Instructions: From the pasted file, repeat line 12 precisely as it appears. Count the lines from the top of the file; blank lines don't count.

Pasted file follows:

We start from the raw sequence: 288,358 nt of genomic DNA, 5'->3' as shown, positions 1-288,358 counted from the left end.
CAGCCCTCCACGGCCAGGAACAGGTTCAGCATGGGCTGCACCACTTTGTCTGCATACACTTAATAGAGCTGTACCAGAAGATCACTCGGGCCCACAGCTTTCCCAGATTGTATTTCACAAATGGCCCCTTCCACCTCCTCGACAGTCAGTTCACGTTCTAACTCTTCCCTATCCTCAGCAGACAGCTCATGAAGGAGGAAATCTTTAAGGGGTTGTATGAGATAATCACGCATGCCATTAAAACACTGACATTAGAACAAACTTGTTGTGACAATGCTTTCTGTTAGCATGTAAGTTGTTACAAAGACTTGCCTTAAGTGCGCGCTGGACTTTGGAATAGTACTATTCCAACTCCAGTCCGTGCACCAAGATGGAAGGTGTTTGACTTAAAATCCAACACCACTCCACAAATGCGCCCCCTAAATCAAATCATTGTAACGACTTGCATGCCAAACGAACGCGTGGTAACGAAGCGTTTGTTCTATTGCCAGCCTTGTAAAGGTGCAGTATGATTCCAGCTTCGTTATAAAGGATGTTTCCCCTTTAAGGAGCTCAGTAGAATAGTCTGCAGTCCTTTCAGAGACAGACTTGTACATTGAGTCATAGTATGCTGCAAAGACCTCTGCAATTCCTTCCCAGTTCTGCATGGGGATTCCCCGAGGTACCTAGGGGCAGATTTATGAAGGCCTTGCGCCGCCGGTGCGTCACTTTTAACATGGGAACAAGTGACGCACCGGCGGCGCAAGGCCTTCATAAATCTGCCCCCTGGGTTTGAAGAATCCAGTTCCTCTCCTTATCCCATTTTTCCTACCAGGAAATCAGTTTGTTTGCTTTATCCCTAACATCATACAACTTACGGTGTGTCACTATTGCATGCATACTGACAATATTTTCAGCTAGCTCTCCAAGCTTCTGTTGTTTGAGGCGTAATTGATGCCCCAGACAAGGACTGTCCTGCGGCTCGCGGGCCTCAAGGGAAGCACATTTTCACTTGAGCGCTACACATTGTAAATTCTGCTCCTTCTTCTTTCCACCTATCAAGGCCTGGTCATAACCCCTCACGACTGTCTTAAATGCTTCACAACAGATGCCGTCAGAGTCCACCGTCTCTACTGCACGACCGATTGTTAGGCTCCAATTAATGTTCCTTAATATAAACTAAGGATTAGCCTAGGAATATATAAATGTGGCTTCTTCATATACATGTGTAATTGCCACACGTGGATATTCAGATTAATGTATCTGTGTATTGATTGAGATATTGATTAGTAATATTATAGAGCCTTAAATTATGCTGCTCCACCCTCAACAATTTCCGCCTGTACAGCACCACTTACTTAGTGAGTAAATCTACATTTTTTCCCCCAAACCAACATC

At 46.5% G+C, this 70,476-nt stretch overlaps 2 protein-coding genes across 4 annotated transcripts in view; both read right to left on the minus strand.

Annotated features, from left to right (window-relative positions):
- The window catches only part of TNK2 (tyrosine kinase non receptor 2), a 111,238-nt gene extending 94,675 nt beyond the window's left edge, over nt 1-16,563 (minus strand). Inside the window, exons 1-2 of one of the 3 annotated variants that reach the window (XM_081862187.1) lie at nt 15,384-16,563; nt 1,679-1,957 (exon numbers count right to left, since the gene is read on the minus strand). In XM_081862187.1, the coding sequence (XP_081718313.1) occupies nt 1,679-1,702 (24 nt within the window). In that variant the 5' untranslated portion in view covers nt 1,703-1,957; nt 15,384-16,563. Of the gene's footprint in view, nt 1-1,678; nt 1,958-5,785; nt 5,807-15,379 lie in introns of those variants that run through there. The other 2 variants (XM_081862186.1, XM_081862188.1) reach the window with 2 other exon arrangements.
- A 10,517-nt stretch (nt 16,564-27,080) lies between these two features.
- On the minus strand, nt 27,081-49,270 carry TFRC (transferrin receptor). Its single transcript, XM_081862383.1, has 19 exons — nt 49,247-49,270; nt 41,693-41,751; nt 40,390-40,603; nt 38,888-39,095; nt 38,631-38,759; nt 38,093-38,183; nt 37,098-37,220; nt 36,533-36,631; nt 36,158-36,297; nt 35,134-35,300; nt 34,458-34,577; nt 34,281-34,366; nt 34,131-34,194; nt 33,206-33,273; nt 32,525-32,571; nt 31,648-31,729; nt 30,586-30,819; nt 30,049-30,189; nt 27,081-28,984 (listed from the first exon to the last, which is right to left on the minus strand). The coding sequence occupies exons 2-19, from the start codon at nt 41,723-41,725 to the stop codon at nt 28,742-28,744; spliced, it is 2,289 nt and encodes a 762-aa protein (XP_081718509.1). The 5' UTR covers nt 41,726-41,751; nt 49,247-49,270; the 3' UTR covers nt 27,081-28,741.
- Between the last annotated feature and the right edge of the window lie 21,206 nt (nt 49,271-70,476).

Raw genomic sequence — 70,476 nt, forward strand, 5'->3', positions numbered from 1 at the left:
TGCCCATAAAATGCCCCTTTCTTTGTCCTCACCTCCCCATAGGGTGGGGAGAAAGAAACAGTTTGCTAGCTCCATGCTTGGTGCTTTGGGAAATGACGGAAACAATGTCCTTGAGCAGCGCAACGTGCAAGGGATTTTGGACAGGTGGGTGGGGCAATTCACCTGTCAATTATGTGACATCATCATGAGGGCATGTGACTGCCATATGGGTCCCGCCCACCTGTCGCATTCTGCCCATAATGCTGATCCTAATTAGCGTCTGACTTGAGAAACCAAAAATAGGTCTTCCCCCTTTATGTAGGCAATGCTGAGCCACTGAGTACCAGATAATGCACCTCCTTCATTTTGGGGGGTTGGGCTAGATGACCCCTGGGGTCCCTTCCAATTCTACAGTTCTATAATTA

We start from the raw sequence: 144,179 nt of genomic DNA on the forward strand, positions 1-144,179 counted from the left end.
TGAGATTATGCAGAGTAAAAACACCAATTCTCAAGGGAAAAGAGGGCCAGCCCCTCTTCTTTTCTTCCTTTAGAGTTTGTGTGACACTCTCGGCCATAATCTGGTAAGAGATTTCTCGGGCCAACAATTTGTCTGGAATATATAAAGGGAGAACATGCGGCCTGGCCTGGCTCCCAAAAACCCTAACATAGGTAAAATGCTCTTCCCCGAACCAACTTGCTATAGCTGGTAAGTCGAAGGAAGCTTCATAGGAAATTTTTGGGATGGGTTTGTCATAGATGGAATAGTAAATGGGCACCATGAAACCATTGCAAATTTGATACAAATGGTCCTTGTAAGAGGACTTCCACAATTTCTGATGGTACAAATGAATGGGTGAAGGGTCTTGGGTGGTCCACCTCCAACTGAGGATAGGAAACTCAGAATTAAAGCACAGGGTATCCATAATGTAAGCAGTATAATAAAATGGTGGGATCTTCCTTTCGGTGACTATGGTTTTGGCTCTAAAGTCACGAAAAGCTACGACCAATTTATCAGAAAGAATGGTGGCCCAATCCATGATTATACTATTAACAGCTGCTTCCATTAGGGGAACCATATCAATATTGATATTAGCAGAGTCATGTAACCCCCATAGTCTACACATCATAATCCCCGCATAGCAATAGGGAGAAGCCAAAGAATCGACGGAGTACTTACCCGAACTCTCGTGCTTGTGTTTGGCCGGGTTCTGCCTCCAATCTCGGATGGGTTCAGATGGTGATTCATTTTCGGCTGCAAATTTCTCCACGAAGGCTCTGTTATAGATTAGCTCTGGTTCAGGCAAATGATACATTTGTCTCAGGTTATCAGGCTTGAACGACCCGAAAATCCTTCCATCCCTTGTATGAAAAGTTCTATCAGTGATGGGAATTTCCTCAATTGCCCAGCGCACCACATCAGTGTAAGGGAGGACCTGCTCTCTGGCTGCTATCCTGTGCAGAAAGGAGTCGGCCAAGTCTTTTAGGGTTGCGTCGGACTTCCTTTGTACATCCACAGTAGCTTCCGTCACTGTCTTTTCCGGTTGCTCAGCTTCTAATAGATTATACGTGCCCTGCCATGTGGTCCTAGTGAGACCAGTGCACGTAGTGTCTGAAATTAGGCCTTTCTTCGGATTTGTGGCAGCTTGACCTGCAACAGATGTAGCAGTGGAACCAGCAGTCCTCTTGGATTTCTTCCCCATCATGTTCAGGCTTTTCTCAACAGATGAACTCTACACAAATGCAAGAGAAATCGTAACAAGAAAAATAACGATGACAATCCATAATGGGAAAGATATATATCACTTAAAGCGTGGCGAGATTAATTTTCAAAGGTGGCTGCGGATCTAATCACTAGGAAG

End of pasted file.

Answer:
TGAGATTATGCAGAGTAAAAACACCAATTCTCAAGGGAAAAGAGGGCCAGCCCCTCTTCTTTTCTTCCTTTAGAGTTTGTGTGACACTCTCGGCCATAATCTGGTAAGAGATTTCTCGGGCCAACAATTTGTCTGGAATATATAAAGGGAGAACATGCGGCCTGGCCTGGCTCCCAAAAACCCTAACATAGGTAAAATGCTCTTCCCCGAACCAACTTGCTATAGCTGGTAAGTCGAAGGAAGCTTCATAGGAAATTTTTGGGATGGGTTTGTCATAGATGGAATAGTAAATGGGCACCATGAAACCATTGCAAATTTGATACAAATGGTCCTTGTAAGAGGACTTCCACAATTTCTGATGGTACAAATGAATGGGTGAAGGGTCTTGGGTGGTCCACCTCCAACTGAGGATAGGAAACTCAGAATTAAAGCACAGGGTATCCATAATGTAAGCAGTATAATAAAATGGTGGGATCTTCCTTTCGGTGACTATGGTTTTGGCTCTAAAGTCACGAAAAGCTACGACCAATTTATCAGAAAGAATGGTGGCCCAATCCATGATTATACTATTAACAGCTGCTTCCATTAGGGGAACCATATCAATATTGATATTAGCAGAGTCATGTAACCCCCATAGTCTACACATCATAATCCCCGCATAGCAATAGGGAGAAGCCAAAGAATCGACGGAGTACTTACCCGAACTCTCGTGCTTGTGTTTGGCCGGGTTCTGCCTCCAATCTCGGATGGGTTCAGATGGTGATTCATTTTCGGCTGCAAATTTCTCCACGAAGGCTCTGTTATAGATTAGCTCTGGTTCAGGCAAATGATACATTTGTCTCAGGTTATCAGGCTTGAACGACCCGAAAATCCTTCCATCCCTTGTATGAAAAGTTCTATCAGTGATGGGAATTTCCTCAATTGCCCAGCGCACCACATCAGTGTAAGGGAGGACCTGCTCTCTGGCTGCTATCCTGTGCAGAAAGGAGTCGGCCAAGTCTTTTAGGGTTGCGTCGGACTTCCTTTGTACATCCACAGTAGCTTCCGTCACTGTCTTTTCCGGTTGCTCAGCTTCTAATAGATTATACGTGCCCTGCCATGTGGTCCTAGTGAGACCAGTGCACGTAGTGTCTGAAATTAGGCCTTTCTTCGGATTTGTGGCAGCTTGACCTGCAACAGATGTAGCAGTGGAACCAGCAGTCCTCTTGGATTTCTTCCCCATCATGTTCAGGCTTTTCTCAACAGATGAACTCTACACAAATGCAAGAGAAATCGTAACAAGAAAAATAACGATGACAATCCATAATGGGAAAGATATATATCACTTAAAGCGTGGCGAGATTAATTTTCAAAGGTGGCTGCGGATCTAATCACTAGGAAG